The Kitáb-i-Aqdas - The Most Holy Book
Index term: name(s) of, use, under God
k18.
It hath been ordained that every believer in God, the Lord of Judgement, shall, each day, having washed his hands and then his face, seat himself and, turning unto God, repeat "Alláh-u-Abhá" ninety-five times. Such was the decree of the Maker of the Heavens when, with majesty and power, He established Himself upon the thrones of His Names. Perform ye, likewise, ablutions for the Obligatory Prayer; this is the command of God, the Incomparable, the Unrestrained.
k60.
If ye should hunt with beasts or birds of prey, invoke ye the Name of God when ye send them to pursue their quarry; for then whatever they catch shall be lawful unto you, even should ye find it to have died. He, verily, is the Omniscient, the All-Informed. Take heed, however, that ye hunt not to excess. Tread ye the path of justice and equity in all things. Thus biddeth you He Who is the Dawning-place of Revelation, would that ye might comprehend.
n33.
It hath been ordained that every believer in God . . . shall, each day . . . repeat
"Alláh-u-Abhá" is an Arabic phrase meaning "God the All-Glorious". It is a form of the Greatest Name of God (see note 137). In Islám there is a tradition that among the many names of God, one was the greatest; however, the identity of this Greatest Name was hidden. Bahá'u'lláh has confirmed that the Greatest Name is "Bahá".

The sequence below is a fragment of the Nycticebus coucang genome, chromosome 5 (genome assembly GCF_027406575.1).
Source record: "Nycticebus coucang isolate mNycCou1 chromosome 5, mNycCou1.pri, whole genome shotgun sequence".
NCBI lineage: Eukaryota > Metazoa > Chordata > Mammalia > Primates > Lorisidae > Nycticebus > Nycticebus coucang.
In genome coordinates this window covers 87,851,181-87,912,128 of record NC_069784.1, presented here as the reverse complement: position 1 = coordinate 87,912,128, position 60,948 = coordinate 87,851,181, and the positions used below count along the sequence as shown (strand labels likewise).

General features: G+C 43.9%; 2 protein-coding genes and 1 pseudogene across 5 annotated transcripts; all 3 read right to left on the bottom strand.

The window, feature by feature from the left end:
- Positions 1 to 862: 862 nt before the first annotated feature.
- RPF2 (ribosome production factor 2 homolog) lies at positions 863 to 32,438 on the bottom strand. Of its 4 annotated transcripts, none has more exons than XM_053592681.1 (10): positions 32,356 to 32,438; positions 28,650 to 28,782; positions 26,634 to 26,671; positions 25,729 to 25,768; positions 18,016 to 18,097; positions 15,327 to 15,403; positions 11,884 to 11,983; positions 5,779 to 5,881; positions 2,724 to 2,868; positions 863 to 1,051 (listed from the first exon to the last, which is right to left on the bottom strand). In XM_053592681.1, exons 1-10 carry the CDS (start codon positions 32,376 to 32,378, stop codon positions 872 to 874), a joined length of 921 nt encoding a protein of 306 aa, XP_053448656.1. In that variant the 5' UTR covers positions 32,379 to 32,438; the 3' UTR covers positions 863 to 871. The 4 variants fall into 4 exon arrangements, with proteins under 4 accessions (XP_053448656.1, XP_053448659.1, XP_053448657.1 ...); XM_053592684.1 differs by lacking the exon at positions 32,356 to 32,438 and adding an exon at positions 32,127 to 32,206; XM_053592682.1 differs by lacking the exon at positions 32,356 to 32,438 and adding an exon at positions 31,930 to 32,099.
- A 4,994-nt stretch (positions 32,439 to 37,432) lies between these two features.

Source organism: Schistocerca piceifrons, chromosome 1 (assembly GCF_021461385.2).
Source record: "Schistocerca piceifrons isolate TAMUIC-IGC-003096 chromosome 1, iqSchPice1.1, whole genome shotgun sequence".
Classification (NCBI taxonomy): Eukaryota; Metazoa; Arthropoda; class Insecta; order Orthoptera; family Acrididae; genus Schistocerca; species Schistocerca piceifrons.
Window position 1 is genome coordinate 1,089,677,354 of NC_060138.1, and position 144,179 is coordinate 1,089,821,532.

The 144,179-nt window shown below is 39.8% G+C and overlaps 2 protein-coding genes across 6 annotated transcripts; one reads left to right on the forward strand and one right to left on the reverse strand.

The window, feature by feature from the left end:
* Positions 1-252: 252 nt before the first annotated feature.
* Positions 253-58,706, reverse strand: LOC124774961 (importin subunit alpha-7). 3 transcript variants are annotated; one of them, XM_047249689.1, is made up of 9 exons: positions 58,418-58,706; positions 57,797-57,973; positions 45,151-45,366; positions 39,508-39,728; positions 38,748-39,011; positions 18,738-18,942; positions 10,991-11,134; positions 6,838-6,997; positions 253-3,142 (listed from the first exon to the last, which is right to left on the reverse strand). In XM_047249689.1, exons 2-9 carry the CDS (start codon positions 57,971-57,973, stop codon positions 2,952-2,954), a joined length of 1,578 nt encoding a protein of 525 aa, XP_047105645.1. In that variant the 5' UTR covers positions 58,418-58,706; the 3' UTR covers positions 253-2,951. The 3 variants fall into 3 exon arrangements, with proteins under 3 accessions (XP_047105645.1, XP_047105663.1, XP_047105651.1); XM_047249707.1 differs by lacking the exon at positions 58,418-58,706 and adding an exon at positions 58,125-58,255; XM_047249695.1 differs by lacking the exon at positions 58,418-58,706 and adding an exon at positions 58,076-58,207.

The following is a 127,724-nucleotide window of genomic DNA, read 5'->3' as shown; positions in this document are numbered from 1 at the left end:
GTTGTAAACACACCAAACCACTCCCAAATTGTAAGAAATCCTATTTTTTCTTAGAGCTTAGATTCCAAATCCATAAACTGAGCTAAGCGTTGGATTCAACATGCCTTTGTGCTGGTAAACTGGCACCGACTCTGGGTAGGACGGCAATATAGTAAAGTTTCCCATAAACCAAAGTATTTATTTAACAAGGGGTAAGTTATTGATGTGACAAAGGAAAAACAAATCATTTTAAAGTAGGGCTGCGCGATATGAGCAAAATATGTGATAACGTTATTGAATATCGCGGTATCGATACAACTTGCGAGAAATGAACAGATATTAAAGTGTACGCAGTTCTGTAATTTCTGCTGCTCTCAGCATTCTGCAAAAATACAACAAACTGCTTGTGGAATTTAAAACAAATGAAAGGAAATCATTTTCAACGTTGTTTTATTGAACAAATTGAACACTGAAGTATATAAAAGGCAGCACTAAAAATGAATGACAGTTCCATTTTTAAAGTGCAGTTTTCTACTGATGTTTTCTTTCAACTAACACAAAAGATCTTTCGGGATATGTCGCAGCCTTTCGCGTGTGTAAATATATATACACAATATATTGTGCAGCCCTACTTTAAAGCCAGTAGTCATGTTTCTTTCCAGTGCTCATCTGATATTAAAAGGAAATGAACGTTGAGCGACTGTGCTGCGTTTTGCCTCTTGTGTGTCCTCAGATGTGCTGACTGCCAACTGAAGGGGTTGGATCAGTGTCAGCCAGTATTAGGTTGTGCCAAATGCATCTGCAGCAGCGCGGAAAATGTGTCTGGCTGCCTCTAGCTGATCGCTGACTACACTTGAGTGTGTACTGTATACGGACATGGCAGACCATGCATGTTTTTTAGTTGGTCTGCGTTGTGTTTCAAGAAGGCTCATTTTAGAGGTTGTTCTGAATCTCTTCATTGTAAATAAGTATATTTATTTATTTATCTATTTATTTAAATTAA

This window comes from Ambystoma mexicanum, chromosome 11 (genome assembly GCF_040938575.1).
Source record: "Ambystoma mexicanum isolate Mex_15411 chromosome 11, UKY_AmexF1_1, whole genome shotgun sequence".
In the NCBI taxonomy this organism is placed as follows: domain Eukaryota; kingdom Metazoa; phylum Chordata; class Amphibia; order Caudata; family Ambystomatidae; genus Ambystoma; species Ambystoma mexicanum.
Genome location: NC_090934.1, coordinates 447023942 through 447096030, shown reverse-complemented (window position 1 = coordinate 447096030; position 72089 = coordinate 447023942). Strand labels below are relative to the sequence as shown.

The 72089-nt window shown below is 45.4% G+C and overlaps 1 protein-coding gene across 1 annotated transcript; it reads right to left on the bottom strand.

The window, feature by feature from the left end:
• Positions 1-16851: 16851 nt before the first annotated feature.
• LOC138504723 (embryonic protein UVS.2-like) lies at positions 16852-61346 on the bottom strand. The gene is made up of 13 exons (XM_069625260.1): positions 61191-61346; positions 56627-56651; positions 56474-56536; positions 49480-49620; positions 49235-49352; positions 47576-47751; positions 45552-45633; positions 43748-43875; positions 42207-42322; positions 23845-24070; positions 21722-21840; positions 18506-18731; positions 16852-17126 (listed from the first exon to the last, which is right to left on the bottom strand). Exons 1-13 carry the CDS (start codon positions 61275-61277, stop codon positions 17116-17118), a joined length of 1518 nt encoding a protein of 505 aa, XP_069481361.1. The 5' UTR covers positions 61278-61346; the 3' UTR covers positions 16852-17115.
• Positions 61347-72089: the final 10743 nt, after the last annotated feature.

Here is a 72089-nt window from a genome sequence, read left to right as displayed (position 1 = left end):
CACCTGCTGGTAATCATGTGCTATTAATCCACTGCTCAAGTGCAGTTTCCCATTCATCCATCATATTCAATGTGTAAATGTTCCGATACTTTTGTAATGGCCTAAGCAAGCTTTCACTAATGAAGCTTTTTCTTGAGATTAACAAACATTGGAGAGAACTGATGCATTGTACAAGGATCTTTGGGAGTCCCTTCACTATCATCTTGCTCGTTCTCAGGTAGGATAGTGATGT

The various derivatives of the word "Bahá" are also regarded as the Greatest Name. Shoghi Effendi's secretary writing on his behalf explains that

The Greatest Name is the Name of Bahá'u'lláh. "Yá Bahá'u'l-Abhá" is an invocation meaning: "O Thou Glory of Glories!". "Alláh-u-Abhá" is a greeting which means: "God the All-Glorious". Both refer to Bahá'u'lláh. By Greatest Name is meant that Bahá'u'lláh has appeared in God's Greatest Name, in other words, that He is the supreme Manifestation of God.

The greeting "Alláh-u-Abhá" was adopted during the period of Bahá'u'lláh's exile in Adrianople.
The repetition of "Alláh-u-Abhá" ninety-five times is to be preceded by the performance of ablutions (see note 34).
n83.
If ye should hunt with beasts or birds of prey, invoke ye the Name of God when ye send them to pursue their quarry; for then whatever they catch shall be lawful unto you, even should ye find it to have died.
By this law, Bahá'u'lláh greatly simplifies practices and religious regulations of the past relating to hunting. He has also stated that hunting with such weapons as bows and arrows, guns, and the like, is included in this ruling, but that the consumption of game if it is found dead in a trap or a net is prohibited (Q&A 24).